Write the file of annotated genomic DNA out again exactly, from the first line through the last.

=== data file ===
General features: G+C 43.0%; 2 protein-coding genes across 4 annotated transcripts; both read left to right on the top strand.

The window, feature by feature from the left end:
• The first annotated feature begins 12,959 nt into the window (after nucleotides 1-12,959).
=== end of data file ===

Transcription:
General features: G+C 43.0%; 2 protein-coding genes across 4 annotated transcripts; both read left to right on the top strand.

The window, feature by feature from the left end:
• The first annotated feature begins 12,959 nt into the window (after nucleotides 1-12,959).